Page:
The mystery of the sexual assault and murder of a US teenager in Washington state has been resolved 32 years after the crime thanks to a discarded napkin, DNA tests and genetic genealogy.
Gary Hartman, 66, has been arrested and is scheduled to appear in court Monday on rape and murder charges in the case, which has long shocked the city of Tacoma, in the northwestern US state.
It began on March 26, 1986, when 12-year-old Michella Welch disappeared while playing with her two young sisters at a park.
A police dog found her remains that evening in a ravine, but the investigation bogged down and was eventually filed as an unresolved "cold case."
Fast forward to the 21st century, when advances in the research field of DNA—the human genetic code—helped reinvigorate the probe.
In 2006 police scientists managed to reconstruct a DNA imprint from items collected at the crime scene, although no link was found to any known offender in the United States.
Twelve years later progress came thanks to genetic genealogy, with its vast databases and archives, including from people researching their family history using DNA testing kits from companies like 23andMe and Ancestry.com.
"Genetic genealogy uses DNA technology to identify subjects by matching the unknown profile to a family member," Tacoma Police Chief Don Ramsdell told reporters on Friday.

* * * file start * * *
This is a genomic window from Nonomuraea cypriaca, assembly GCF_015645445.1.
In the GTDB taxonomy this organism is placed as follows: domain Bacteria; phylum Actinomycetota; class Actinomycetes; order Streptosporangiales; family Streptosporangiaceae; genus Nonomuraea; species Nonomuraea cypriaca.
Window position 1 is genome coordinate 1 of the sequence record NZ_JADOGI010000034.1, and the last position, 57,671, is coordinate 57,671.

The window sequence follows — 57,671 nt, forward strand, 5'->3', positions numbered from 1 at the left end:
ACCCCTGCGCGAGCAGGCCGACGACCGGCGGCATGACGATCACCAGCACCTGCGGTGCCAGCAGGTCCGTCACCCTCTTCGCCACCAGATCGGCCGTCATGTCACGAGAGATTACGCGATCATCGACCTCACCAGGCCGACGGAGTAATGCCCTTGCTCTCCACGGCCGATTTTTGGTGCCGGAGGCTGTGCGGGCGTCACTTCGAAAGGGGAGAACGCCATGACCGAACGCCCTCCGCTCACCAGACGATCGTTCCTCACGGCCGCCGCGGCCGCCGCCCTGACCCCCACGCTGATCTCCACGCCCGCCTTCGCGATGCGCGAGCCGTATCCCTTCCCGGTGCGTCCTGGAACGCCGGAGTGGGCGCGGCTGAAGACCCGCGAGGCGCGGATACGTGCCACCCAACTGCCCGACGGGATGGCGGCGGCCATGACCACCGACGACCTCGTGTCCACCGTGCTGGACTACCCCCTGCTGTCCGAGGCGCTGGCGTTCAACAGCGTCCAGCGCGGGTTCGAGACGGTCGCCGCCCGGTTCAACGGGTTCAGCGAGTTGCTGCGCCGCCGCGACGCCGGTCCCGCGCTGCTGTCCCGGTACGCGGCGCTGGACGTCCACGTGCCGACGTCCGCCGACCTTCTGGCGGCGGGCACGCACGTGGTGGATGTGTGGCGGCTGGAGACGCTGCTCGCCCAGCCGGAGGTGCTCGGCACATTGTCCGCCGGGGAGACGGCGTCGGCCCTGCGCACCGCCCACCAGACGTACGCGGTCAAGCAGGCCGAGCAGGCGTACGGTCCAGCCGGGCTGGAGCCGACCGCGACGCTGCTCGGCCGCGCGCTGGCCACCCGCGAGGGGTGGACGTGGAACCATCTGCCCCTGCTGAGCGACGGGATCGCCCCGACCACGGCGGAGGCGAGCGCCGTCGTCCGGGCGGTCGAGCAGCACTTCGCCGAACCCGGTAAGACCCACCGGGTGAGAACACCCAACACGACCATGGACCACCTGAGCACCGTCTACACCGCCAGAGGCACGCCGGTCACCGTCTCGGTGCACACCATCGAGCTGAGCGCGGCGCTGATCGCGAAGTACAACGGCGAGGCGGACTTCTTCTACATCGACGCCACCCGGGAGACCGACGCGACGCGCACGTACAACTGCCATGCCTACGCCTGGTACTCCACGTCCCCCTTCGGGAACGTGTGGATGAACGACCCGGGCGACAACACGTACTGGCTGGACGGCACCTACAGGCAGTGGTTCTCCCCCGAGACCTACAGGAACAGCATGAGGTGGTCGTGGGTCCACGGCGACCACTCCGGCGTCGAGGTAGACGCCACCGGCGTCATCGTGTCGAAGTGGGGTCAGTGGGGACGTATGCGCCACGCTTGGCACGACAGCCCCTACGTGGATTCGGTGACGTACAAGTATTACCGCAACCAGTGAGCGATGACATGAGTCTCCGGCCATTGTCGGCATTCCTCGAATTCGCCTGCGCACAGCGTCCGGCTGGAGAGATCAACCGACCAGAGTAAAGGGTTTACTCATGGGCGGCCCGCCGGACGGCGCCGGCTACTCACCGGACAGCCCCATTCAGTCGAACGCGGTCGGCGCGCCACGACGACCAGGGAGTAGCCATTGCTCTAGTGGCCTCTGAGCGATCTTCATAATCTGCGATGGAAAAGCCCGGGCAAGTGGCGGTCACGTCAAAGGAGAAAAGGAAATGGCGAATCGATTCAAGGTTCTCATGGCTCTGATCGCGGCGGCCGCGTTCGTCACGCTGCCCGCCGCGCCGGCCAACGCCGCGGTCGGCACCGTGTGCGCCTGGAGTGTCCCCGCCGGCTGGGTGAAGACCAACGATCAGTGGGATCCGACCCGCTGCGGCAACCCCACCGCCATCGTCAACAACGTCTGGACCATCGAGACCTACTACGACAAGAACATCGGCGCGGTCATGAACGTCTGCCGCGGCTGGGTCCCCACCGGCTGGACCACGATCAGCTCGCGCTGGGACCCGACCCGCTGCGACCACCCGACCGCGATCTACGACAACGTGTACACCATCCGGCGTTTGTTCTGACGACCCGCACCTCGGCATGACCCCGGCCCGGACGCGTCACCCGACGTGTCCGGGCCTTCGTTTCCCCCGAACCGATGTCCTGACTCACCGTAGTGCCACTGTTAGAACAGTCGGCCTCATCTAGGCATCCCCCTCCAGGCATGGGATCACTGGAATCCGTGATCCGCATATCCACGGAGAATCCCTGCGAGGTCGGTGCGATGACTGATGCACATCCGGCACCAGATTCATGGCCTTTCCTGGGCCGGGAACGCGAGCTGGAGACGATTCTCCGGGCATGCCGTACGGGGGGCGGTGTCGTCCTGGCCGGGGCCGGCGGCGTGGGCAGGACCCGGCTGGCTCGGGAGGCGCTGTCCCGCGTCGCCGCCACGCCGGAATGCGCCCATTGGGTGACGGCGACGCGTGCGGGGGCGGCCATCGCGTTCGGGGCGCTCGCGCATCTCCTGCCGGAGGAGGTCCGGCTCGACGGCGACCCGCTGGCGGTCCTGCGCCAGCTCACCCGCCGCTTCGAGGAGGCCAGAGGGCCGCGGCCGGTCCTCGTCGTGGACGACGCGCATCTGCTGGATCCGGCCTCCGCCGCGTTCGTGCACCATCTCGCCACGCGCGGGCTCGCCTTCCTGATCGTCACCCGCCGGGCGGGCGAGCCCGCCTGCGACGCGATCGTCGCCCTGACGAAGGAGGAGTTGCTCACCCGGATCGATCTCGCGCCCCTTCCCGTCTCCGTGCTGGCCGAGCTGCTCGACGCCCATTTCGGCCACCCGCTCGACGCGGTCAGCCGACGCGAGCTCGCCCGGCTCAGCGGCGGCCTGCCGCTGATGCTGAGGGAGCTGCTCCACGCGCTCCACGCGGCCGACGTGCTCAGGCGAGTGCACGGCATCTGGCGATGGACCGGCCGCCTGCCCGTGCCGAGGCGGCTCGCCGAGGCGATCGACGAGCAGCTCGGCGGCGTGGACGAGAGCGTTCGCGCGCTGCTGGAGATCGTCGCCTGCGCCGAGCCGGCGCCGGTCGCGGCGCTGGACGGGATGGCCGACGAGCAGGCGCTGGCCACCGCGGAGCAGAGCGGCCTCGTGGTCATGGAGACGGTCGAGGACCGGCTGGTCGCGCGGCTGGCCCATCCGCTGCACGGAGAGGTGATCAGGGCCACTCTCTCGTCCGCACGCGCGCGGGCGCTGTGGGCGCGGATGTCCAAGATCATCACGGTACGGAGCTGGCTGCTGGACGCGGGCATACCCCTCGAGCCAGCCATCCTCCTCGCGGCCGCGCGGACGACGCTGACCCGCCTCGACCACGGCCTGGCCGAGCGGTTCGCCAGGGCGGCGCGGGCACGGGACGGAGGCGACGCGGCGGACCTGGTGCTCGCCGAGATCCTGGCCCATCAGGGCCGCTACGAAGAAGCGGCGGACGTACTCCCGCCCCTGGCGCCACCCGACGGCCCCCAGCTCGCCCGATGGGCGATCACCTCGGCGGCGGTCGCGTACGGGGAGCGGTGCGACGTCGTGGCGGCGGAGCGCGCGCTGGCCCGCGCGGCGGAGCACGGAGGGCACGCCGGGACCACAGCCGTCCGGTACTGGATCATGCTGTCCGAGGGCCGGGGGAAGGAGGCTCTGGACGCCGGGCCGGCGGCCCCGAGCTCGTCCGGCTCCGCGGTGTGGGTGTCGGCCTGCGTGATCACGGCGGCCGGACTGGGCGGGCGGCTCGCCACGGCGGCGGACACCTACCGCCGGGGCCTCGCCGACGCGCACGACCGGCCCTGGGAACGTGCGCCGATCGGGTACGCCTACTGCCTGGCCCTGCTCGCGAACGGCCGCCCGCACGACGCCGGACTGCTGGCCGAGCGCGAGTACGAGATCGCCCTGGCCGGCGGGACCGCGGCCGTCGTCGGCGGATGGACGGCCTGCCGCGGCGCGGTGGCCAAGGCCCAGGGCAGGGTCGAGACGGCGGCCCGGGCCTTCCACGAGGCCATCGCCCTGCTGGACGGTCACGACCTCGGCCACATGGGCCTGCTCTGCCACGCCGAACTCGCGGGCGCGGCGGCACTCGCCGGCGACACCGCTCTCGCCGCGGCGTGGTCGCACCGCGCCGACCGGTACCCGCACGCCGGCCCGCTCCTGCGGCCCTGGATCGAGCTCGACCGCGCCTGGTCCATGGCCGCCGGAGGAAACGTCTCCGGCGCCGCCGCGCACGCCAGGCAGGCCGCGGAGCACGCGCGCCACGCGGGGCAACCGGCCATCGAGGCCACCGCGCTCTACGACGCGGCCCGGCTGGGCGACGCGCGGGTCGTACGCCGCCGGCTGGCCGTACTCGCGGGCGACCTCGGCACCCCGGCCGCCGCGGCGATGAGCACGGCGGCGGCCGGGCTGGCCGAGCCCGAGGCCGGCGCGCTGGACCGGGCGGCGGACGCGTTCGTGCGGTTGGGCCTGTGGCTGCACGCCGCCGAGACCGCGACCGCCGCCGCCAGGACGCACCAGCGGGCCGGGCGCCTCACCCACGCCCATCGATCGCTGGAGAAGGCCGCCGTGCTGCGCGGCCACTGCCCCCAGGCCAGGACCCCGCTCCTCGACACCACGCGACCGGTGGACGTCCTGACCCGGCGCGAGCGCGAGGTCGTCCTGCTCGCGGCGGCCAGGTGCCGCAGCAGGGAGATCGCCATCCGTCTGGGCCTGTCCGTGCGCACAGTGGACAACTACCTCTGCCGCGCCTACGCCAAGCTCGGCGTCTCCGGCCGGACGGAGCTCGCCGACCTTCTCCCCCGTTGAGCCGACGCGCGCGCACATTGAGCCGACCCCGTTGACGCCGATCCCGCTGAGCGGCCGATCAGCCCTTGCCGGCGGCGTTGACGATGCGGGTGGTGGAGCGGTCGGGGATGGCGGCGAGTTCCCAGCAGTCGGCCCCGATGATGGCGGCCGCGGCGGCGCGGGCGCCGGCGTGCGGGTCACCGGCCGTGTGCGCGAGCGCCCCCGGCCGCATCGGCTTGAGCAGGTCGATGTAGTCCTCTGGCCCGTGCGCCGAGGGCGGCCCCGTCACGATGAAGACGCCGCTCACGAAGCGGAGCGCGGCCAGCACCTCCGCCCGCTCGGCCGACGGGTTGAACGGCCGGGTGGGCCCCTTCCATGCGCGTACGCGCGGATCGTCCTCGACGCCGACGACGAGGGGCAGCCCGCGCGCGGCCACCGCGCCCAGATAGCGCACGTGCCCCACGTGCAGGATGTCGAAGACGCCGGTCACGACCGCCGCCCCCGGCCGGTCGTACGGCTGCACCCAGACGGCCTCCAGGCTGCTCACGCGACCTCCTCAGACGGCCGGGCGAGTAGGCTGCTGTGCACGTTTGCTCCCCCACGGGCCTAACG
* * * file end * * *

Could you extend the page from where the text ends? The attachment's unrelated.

"Traditional genealogy is then used to build a family tree from publicly available websites," he said.
The technology led police to two brothers, whose age and place of residence in 1986 eventually made them suspects. They were placed under surveillance as police waited for a chance to verify their genetic profiles.
Gary Hartman recently ate at a restaurant, oblivious to undercover investigator sitting at a neighboring table.
When Hartman left the investigator collected his used napkin and sent it to a lab for analysis—and discovered that the DNA matched that found on Michella Welch's body.
"This case does truly represent the crossroads of good old-fashioned police work combined with improvements in technology," Ramsdell said.
Pierce County prosecutor Mark Lindquist had a warning to criminals.
"Today we are at a point where, if you are a criminal and you left your DNA at the scene, you might as well turn yourself in now. We will catch you," he said.
In April, genetic geneology led to the arrest in California of a man suspected of being the "Golden State Killer"—blamed for 12 murders, some 50 rapes and scores of robberies in the 1970s and 1980s.
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